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St. Roch has a new tool lending library and murals courtesy of nonprofit Rebuilding Together

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Six residents also received free home repairs at the yearly “Building Healthy Neighborhoods” event.

Volunteers paint murals at the intersection of St. Ferdinand and Marais streets.
Photos courtesy Stephen West of Rebuilding Together New Orleans
Volunteers appraise a house due to receive repairs.

Last week, more than 250 volunteers repaired six homes, painted two community murals, and created a tool lending library and workspace in St. Roch. The effort was part of Rebuilding Together’s 30th annual “Building Healthy Neighborhoods” event, presented by Chevron.

“This year was unique in that it (added) the maker space, murals, and included a lot of home building and repairs,” said William Stoudt, executive director of Rebuilding Together New Orleans. “I think it was a pretty special October build.”

Lowe’s Home Improvement donated $6,000 of tools to the free lending library, which is housed at The Green Project (2831 Marais Street). Locals can use everything on site, from hammers and drills to planers and band saws, and they will be able to borrow tools in the future. The tool library will also provide free home repair classes starting Saturday, October 20. Visit the Green Project’s website for more information.

“We’ll be providing workshops around specific tools and topics like repairing window panes or patching drywall,” Stoudt said. “In the next month or two, we’ll start lending out tools to residents.”

Rebuilding Together New Orleans is spearheaded by the Preservation Resource Center. Since its inception in 1988, the program has completed more than 1,600 projects and benefitted thousands of low-income, elderly, disabled, and veteran homeowners.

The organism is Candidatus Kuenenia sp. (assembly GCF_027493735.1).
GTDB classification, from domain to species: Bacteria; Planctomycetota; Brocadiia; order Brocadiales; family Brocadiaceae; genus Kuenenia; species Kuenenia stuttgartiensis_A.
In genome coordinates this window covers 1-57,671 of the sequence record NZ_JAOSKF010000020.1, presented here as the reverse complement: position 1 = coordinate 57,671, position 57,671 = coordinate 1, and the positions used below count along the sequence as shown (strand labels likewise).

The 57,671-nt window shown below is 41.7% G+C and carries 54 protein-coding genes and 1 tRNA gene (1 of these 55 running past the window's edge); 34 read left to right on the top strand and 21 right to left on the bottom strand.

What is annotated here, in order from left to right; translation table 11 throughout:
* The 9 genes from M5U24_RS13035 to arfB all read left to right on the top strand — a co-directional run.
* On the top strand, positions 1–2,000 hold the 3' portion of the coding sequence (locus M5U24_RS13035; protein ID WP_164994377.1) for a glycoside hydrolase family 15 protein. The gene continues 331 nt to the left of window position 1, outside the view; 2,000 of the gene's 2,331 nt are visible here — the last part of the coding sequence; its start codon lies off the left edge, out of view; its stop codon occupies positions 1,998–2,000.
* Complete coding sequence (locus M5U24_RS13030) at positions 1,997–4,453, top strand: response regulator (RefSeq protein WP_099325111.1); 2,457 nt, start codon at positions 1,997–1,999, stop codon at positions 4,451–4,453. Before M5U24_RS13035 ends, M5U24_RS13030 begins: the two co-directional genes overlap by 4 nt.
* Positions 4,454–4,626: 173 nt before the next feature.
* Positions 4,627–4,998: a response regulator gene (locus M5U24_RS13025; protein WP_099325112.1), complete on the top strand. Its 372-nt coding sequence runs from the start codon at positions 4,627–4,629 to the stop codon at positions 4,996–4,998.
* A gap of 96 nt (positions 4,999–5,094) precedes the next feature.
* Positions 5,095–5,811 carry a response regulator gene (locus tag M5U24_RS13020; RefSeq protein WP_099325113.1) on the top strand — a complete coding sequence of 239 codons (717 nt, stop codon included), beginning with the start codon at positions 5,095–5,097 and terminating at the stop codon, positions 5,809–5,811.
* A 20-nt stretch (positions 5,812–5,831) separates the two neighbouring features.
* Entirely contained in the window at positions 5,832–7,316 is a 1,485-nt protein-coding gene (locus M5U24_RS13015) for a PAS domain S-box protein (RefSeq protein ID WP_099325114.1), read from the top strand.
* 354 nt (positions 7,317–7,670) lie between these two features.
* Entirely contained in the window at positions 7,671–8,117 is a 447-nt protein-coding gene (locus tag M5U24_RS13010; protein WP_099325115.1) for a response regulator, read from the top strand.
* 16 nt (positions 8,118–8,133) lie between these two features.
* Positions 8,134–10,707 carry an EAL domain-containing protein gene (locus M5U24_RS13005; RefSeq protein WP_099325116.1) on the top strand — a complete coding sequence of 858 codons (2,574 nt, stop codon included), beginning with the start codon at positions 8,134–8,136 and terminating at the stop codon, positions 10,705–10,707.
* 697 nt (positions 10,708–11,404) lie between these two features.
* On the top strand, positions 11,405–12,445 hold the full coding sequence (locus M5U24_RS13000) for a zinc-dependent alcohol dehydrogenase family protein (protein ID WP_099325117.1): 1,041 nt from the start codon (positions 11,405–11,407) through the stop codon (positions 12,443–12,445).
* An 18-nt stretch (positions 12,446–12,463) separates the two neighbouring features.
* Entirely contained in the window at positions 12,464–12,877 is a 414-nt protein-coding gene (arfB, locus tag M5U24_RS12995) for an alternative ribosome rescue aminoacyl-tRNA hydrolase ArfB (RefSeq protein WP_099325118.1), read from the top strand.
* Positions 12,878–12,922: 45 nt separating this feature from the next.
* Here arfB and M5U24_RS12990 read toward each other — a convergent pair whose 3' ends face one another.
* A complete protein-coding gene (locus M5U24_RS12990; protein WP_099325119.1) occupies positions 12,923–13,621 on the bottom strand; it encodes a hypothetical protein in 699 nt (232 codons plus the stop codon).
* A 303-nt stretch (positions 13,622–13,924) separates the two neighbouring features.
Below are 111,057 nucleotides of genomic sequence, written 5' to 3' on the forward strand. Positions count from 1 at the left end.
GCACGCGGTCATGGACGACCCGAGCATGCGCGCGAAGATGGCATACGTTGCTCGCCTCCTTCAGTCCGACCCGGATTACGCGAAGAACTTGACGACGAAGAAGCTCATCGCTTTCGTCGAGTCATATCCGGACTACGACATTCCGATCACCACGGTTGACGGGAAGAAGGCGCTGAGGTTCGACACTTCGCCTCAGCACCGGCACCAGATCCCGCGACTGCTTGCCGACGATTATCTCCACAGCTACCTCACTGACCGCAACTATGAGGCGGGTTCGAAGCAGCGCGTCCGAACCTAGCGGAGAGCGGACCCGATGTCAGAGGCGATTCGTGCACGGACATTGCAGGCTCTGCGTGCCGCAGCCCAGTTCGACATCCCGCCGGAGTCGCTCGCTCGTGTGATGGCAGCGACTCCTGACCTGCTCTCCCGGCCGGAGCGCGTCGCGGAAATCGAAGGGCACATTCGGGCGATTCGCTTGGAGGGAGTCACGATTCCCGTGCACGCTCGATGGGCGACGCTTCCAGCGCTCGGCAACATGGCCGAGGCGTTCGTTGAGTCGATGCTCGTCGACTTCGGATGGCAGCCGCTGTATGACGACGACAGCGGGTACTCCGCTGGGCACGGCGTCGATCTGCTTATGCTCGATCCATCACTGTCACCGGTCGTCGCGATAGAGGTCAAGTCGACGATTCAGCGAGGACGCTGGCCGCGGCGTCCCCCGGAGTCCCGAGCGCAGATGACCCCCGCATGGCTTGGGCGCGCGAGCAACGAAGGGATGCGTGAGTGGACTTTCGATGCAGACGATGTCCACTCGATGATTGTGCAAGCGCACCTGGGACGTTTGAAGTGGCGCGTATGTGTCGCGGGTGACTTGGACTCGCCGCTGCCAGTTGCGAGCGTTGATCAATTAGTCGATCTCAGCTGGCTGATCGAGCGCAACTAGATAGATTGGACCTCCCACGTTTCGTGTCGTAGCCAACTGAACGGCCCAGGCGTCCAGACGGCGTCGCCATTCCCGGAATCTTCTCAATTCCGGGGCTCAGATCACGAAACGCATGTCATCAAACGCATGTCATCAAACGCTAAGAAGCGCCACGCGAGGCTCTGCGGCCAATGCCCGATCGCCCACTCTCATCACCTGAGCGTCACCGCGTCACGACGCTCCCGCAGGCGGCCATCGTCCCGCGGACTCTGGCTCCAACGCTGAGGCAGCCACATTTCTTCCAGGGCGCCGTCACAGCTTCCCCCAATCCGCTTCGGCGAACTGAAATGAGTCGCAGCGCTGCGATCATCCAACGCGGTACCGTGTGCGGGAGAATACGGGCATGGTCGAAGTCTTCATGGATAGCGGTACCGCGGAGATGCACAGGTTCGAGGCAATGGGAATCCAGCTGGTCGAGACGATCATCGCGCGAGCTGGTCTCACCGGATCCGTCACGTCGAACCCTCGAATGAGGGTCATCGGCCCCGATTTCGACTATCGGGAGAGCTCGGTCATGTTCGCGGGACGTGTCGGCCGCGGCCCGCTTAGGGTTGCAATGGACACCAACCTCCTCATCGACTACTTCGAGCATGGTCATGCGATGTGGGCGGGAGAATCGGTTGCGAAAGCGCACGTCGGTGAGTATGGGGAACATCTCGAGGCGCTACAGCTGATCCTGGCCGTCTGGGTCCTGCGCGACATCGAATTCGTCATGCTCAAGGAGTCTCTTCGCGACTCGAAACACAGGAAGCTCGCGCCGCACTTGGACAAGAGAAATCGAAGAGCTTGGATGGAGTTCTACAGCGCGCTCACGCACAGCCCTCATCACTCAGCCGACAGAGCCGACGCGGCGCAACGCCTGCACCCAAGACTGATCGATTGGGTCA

Last week, St. Roch homeowners received home repairs that included new paint, fences, kitchen improvements, and updates to improve home accessibility. A block party and community resource fair connected residents with more than 30 local organizations including Nurse Family Partnership, Urgent Care, Rhubarb Bike Shop, Girls Rock New Orleans, Greenlight, and NOLA Time Bank.

“The resource fair came about after realizing there was a need for access to information and education,” said Rebuilding Together president and CEO Caroline Blakely in a press release. “It allowed us to assist more families, in addition to those who received repair work.”

More than 65 percent of St. Roch residents earn less than $15,000 per year, making homeowners vulnerable to displacement as property values increase and home repair costs mount. Rebuilding Together aims to “improve the quality of life of low income homeowners ... through home repair and revitalization of New Orleans’ neighborhoods,” according to its mission statement.

“Being able to come and go will be much easier now that I have a proper wheelchair ramp,” said Mr. Brown, a St. Roch homeowner, stated in a press release. “And with constant access to the new tool lending library, I’ll be able to keep my home in top shape until the day comes to pass it on to my daughter.”

Volunteers paint a St. Roch home. Organizations including Shell, Wells Fargo, First Bank and Trust, Lowe’s Home Improvement, Lucid, Hancock Whitney, Harrah’s New Orleans, and Healthy Blue. sent volunteer groups.